Will My Cat Eat My Eyeballs?
Big Questions from Tiny Mortals About Death
by Caitlin Doughty
Review by Roy Peak
Caitlin Doughty is a mortician living in California, known for her charming YouTube videos in which she answers questions about death. In this, her third book, she tackles questions from kids about that same morbid subject. And you just know that kids are going to come up with the best questions—right? Questions such as "Can I keep my parents' skull after they die?" and "If I died making a stupid face, would it be stuck like that forever?" and of course the always fun to think about "Will I poop when I die?" These are the kind of questions that when kids ask their parents, the parents hardly ever have the real answer and just make something up: "Um, no Uncle Ken gets to keep daddy's skull. Your father did lose that bet to him all those years ago," and "Of course, it would. Now stick your tongue back in your mouth,, and eat your asparagus," and "Duh. Doesn't everyone?"
by Sohrab Homi Fracis, Knut House Press
Review by Roy Peak
The protagonist of Sohrab Fracis' novel, Go Home, is a young college student named Viraf, from India, in America during the time of the Iran hostage crisis. (Viraf, rhymes with giraffe, and if you're a regular of this website you know that we think highly of anything that reminds us of a giraffe.) Truly torn between wanting to stay in America and going back to India, Viraf loves rock music, has intense feelings for his neighbor's girlfriend, drives around in a Ford Pinto (Remember those? And why no one wanted one?). He works hard, and often has trouble telling the difference between his long-haired American friends and the dangerous rednecks in his town.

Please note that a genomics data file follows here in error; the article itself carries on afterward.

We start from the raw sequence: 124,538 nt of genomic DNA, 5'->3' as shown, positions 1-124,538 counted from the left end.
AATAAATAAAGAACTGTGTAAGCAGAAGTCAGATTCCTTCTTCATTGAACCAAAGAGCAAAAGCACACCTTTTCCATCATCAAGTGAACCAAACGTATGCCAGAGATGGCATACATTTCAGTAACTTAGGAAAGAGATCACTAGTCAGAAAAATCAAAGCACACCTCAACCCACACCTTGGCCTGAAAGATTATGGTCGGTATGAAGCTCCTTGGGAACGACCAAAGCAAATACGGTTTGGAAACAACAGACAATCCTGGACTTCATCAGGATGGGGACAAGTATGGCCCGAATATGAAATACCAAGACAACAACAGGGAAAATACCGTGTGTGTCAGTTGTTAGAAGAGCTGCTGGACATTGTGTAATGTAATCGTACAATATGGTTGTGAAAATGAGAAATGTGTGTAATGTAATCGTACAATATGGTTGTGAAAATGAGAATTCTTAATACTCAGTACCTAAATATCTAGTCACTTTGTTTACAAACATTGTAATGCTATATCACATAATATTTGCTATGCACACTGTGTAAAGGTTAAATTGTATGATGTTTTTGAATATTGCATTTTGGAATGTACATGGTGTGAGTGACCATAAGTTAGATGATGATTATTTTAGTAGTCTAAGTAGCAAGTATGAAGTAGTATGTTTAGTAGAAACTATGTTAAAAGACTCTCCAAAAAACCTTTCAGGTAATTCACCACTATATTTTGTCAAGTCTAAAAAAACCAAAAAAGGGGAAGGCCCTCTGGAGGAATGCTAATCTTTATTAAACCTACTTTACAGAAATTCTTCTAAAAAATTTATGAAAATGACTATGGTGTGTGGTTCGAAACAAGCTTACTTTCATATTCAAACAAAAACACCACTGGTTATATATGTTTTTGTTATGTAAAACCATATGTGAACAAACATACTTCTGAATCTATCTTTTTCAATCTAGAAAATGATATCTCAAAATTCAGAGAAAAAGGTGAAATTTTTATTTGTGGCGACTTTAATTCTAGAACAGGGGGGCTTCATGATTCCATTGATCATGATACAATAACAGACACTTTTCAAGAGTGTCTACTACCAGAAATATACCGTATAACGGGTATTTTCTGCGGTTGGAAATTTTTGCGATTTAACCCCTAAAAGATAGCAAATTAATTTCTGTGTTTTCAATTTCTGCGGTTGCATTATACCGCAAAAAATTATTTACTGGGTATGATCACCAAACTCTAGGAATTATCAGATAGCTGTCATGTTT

by Julie Carpenter
I bet a lot of Sacred Chickens followers are going to be spending their time reading during this time of quarantine. Probably a number of you are going to order books: classics you’ve always wanted to read; brand new best sellers; fantasy trilogies; or dusty historical tomes you promised yourself you’d get around to.
So, this is a good time to remind all you guys that you can order pretty much any book with an ISBN number from an independent bookstore. Check out the picture that goes along with this blog post. That’s my latest purchase from Poetic Justice Books and Arts. It looks like a great read. (Besides, it goes really well with my turquoise bookshelves.) I’m planning to grab a couch and get started on it later this afternoon.
The Strange and Beautiful Sorrows of Ava Lavender
Written by Leslye Walton
Review by Jarad Johnson